Handbook of Hinduism in Europe portrays and analyses how Hindu traditions have expanded across the continent, and presents the main Hindu communities, religious groups, forms, practices and teachings. The Handbook does this in two parts, Part One covers historical and thematic topics which are of importance for understanding Hinduism in Europe as a whole and Part Two have articles on Hindu traditions in every country in Europe. Hindu traditions have a long history of interaction with Europe, but the developments during the last fifty years represent a new phase. Globalization and increased ease of communication have led to the presence of a great plurality of Hindu traditions. Hinduism has become one of the major religions in Europe and is present in every country of the continent.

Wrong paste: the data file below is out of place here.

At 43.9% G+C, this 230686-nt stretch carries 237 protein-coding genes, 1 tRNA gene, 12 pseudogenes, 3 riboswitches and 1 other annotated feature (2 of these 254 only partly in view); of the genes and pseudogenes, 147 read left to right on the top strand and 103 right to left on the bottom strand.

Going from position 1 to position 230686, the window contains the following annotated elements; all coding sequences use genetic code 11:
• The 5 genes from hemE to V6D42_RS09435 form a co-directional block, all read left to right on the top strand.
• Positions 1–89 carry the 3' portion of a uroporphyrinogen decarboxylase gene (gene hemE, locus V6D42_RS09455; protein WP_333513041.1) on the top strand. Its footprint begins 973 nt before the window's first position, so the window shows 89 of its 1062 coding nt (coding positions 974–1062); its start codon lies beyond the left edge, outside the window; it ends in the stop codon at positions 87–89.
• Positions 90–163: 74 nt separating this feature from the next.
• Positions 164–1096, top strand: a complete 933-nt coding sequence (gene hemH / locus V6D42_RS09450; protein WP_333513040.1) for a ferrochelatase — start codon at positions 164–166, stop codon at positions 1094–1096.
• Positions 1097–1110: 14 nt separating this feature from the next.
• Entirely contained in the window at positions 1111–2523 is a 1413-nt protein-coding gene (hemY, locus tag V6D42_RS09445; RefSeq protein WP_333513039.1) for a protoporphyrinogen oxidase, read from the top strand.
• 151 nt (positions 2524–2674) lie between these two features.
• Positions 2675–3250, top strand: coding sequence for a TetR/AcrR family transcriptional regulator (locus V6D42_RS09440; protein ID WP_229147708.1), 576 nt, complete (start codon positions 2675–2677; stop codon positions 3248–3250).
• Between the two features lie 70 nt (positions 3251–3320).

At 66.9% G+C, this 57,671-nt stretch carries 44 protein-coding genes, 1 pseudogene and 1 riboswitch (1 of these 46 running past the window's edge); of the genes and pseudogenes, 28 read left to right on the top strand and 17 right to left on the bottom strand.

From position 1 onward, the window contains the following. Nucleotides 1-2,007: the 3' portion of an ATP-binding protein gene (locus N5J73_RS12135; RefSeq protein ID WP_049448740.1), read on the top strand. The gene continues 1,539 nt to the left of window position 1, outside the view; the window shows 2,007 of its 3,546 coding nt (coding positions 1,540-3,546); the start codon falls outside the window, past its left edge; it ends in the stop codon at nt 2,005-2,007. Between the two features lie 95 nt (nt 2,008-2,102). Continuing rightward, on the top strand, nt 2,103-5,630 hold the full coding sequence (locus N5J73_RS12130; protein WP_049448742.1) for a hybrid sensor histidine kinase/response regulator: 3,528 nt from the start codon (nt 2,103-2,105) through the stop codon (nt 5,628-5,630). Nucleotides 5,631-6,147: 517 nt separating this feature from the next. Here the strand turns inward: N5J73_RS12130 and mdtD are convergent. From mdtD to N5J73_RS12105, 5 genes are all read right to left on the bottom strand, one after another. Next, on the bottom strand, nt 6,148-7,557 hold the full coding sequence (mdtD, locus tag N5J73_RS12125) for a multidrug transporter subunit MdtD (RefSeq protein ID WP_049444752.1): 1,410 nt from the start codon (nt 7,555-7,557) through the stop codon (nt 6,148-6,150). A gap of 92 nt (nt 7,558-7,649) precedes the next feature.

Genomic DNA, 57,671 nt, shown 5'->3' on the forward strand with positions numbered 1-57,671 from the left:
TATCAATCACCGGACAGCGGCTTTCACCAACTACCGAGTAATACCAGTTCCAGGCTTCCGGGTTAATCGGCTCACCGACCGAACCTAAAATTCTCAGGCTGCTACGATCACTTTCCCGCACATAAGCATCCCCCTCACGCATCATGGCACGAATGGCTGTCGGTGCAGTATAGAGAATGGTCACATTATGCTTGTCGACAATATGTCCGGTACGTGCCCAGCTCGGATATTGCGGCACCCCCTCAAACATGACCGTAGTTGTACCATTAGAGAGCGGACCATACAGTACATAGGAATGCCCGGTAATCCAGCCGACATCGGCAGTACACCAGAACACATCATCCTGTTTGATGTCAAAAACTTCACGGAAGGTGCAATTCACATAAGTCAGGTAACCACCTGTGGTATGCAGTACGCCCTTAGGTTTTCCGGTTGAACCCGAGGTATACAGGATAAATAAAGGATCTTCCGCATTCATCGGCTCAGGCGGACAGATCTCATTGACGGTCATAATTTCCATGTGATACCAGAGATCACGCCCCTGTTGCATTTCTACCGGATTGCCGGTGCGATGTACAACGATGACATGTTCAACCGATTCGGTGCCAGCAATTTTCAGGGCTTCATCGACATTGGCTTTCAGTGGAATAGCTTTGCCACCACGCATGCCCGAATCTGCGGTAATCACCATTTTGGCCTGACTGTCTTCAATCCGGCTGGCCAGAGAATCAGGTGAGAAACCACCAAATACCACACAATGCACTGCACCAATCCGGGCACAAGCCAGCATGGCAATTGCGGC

In the second half of the sixteenth century, Scottish immigrants to Little Poland became a visible ethnic minority in numerous towns of that province and particularly in its capital, Cracow. This is the first study to examine this urbanized immigration in the period until the 1660s, when Poland–Lithuania, devastated by the mid-century Swedish invasion, was no longer an attractive migrant destination. From around the 1570s, affluent Scottish merchants developed intense commercial relations in central Europe, while peddlers of that nationality distributed so-called ‘Scotch goods’ at local markets.
The majority of Scots participated in the life of local Evangelical congregations and suffered religious persecutions together with their co-religionists. This prompted their collaboration with the Swedish occupants against their Catholic neighbors.